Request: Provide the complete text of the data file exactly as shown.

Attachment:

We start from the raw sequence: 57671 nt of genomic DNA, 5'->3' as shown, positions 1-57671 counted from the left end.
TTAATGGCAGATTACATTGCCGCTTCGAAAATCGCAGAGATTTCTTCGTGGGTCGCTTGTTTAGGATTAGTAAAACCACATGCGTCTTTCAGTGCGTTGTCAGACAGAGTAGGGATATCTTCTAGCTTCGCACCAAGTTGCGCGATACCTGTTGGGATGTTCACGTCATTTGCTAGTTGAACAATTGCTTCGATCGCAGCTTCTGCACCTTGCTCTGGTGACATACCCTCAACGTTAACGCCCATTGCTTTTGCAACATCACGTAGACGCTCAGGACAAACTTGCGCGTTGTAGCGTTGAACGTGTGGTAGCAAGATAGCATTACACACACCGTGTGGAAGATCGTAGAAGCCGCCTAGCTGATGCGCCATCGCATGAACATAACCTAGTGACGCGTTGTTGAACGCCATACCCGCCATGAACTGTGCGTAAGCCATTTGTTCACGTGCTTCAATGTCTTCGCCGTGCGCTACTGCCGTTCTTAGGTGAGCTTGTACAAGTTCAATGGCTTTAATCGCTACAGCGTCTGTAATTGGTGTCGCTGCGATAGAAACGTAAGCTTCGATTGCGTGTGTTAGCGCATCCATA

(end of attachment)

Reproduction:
We start from the raw sequence: 57671 nt of genomic DNA, 5'->3' as shown, positions 1-57671 counted from the left end.
TTAATGGCAGATTACATTGCCGCTTCGAAAATCGCAGAGATTTCTTCGTGGGTCGCTTGTTTAGGATTAGTAAAACCACATGCGTCTTTCAGTGCGTTGTCAGACAGAGTAGGGATATCTTCTAGCTTCGCACCAAGTTGCGCGATACCTGTTGGGATGTTCACGTCATTTGCTAGTTGAACAATTGCTTCGATCGCAGCTTCTGCACCTTGCTCTGGTGACATACCCTCAACGTTAACGCCCATTGCTTTTGCAACATCACGTAGACGCTCAGGACAAACTTGCGCGTTGTAGCGTTGAACGTGTGGTAGCAAGATAGCATTACACACACCGTGTGGAAGATCGTAGAAGCCGCCTAGCTGATGCGCCATCGCATGAACATAACCTAGTGACGCGTTGTTGAACGCCATACCCGCCATGAACTGTGCGTAAGCCATTTGTTCACGTGCTTCAATGTCTTCGCCGTGCGCTACTGCCGTTCTTAGGTGAGCTTGTACAAGTTCAATGGCTTTAATCGCTACAGCGTCTGTAATTGGTGTCGCTGCGATAGAAACGTAAGCTTCGATTGCGTGTGTTAGCGCATCCATA